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You are here:Home » Antibodies » Antibodies-Infectious Disease Chlamydia » Anti -Chlamydia trachomatis, Elementary Bodies

Anti -Chlamydia trachomatis, Elementary Bodies


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Clone Host Grade Applications
Polyclonal Rabbit Purified IF
Chlamydiaceae exists in two morphologically distinct forms, the small (9300-400nm) infectious Elementary Body (EB) and the larger (800-1000nm) noninfectious Reticulate Body (RB). EB is very resistant to harsh environmental factors. Chlamydiaceae does not replicate in the EB form. EBs bind to receptors on host cells and stimulate uptake by the infected cell. The RB is the metabolically active, replicating chlamydial form. This form is osmotically fragile. They are protected by their intracellular location.
Catalog #C4250-06
Chlamydiaceae have the following properties of bacteria Possess inner and outer membranes similar to those of gram negative bacteria; Contains both DNA and RNA (genome size of approximately 500-1000kB); Possess prokaryotic ribosomes; Synthesizes their own proteins, nucleic acids and lipids; Are susceptible to numerous antibacterial antibiotics. Unlike bacteria, Chlamydiaceae lack a peptidoglycan layer. The outer membrane is extensively cross-linked by disulfide bonds between cystein residues.
Other structural components of Chlamydiaceae are a genus-specific lipopolysaccharide (LPS) that can be detected in a complement fixation test and species- and strain-specific outer membrane proteins.
Colonization of Chlamydia begins with attachment to sialic acid receptors on the eye, throat or genitalia. It persists at body sites that are inaccessible to phagocytes, T-cells, and B-cells. The growth cycle is initiated when the infectious EBs attach to the microvilli of susceptible cells. Followed by active penetration into the host cells. After internalization, the bacteria remain within cytoplasmic phagosomes, where the replicatve cycle proceeds. The fusion of the cellular lysosomes with the EB-containing phagosome and subsequent intracellular killing is inhibited. Phagolysosomal fusion is prevented if the outer membrane is intact. If the outer membrane is damaged or the bacteria are inactivated by heat or coated with antibodies, phagolysosomal fusion occurs with subsequent bacteral killing.
Within 6-8 hours after entering the host cell, the EBs reorganize into the metabolically active RBs. RBs are able to synthesize their own DNA, RNA and proteins. They lack the necessary metabolic pathways to produce their own high energy phospahte compounds. Chlamydiaceae have been termed energy parasite. Some strains depend upon the host to provide specific amino acids. RBs replicate by binary fussion, which continues for the next 18-24 hours. Approximately 18-24 hours after infection, the RBs begin reorganizing into the smaller EBs. Between 48-72 hours, the host cell ruptures, releasing the infective EBs.
Chlamydiaceae exists as 15 different serotypes. These serotypes cause four major diseases in humans endemic trachoma (caused by serotypes A and C), sexually transmitted disease and inclusion conjunctivitis (caused by serotypes D and K), and lymphogranuloma venereum (caused by serotypes L1, L2, and L3). Studies reveal that Chlamydia, because of its cell wall, is able to inhibit phagolysosome fusion in phagocytes. The cell wall is proposed to be gram-negative in that it contains an outer lipopolysaccharide membrane, but it lacks peptidoglycan in its cell wall. This lack of peptidoglycan is shown by the inability to detect muramic acid and antibodies directed against it. It may, however, contain a carboxylated sugar other than muramic acid. The proposed structure consists of a major outer membrane protein cross-linked with disulfide bonds. It also contain cysteine-rich proteins (CRP) that may be the functional equivalent to peptidoglycan. This unique structure allows for intracellular division and extracellular survival.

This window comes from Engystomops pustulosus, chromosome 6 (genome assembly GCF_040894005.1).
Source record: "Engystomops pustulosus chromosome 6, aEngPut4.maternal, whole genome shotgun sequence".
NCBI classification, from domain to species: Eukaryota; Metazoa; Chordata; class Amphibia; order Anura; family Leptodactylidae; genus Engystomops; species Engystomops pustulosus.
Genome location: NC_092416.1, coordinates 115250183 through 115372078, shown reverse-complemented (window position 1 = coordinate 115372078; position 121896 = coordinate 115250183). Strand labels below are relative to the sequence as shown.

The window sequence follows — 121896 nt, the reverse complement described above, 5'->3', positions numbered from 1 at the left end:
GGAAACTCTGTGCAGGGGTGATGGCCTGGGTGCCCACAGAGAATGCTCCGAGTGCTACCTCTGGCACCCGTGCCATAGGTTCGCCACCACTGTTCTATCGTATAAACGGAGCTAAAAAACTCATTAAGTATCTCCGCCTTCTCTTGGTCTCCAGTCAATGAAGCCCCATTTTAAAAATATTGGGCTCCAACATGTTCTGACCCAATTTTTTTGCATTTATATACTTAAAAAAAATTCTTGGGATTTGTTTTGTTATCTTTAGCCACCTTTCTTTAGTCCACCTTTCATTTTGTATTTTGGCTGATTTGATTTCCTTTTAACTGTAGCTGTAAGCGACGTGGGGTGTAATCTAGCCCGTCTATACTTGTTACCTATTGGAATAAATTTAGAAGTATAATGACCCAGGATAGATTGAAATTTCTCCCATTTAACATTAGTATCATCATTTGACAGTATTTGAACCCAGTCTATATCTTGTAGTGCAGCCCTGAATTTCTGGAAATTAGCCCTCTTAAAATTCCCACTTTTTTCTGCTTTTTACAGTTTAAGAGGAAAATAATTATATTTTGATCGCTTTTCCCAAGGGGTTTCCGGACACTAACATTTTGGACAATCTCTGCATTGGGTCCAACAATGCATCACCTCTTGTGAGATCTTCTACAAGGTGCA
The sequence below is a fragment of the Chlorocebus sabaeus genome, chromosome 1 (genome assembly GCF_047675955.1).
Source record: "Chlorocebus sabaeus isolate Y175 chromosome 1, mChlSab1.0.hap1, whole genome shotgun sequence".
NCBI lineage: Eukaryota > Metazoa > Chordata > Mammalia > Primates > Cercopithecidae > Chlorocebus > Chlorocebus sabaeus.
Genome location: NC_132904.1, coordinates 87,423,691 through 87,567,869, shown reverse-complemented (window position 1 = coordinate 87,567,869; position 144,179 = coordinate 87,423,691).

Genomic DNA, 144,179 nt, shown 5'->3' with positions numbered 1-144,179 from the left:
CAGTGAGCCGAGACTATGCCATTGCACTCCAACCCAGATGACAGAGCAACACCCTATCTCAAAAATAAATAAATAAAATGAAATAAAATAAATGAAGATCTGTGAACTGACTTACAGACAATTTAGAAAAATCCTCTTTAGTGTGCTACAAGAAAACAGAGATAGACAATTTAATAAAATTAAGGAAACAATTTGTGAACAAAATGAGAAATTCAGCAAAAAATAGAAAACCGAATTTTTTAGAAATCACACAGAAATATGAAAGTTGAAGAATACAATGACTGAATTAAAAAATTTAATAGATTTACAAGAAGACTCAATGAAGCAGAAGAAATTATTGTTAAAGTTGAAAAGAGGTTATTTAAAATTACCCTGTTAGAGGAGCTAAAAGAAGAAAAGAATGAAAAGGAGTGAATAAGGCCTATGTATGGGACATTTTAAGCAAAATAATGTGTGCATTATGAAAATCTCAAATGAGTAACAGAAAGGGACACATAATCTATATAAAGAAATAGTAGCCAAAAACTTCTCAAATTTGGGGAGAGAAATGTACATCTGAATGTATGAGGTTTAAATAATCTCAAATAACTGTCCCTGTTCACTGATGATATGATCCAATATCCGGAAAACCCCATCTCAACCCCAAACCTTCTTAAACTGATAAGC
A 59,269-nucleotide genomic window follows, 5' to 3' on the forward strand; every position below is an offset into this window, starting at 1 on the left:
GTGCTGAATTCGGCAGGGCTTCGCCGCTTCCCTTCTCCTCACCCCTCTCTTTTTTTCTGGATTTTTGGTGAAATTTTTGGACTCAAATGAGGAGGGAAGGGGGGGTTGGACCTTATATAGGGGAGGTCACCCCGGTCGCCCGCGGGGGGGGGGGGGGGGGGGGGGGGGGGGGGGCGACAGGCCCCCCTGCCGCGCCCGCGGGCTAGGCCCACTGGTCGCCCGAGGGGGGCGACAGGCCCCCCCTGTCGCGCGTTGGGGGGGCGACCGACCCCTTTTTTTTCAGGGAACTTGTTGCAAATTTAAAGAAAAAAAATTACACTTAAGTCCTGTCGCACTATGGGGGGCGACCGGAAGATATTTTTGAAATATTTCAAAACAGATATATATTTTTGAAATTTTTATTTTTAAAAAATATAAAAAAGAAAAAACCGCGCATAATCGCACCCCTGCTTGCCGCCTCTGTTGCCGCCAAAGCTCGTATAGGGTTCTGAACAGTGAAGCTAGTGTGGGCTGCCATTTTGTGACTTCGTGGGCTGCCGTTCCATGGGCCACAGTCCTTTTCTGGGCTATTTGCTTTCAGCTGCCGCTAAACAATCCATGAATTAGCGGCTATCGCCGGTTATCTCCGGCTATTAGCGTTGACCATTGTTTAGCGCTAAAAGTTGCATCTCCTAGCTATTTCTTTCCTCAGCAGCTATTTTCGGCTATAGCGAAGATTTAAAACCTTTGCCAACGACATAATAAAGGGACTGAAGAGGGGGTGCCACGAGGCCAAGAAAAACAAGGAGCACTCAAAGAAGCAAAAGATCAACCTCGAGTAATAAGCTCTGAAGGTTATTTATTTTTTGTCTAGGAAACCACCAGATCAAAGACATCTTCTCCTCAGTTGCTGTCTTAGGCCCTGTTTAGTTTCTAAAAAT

ApplicationsSuitable for use in Indirect Immunofluorescence, Conjugation. May be used in place of neat antiserum in most antibody-based technique. Other applications not tested.
Recommended DilutionIndirect Immunofluorescence: 1:1000-1:3000 (Against all serovars (A-K, L1-L3).
Optimal dilutions to be determined by researcher.
Storage and StabilityMay be stored at 4°C for short-term only. For long-term storage and to avoid repeated freezing and thawing, add sterile glycerol (40-50%), aliquot and store at -20°C. Aliquots are stable for at least 12 months at -20°C. For maximum recovery of product, centrifuge the original vial after thawing and prior to removing the cap. Further dilutions can be made in assay buffer.
Clone TypePolyclonal
FormSupplied as a liquid in PBS, pH 7.2, 0.1% sodium azide. No stabilizing proteins added.
Purity>95% pure. Purified by Protein A chromatography.
ImmunogenL2 and other serovar groups
SpecificityRecognizes purified, disrupted EBs of Chlamydia trachomatis. Crossreacts with Chlamydia psittacii & Chlamydia pneumoniae (TWAR). Negative vs. HEp-2 cells and egg yolk sac.
Important NoteThis product as supplied is intended for research use only, not for use in human, therapeutic or diagnostic applications without the expressed written authorization of United States Biological.

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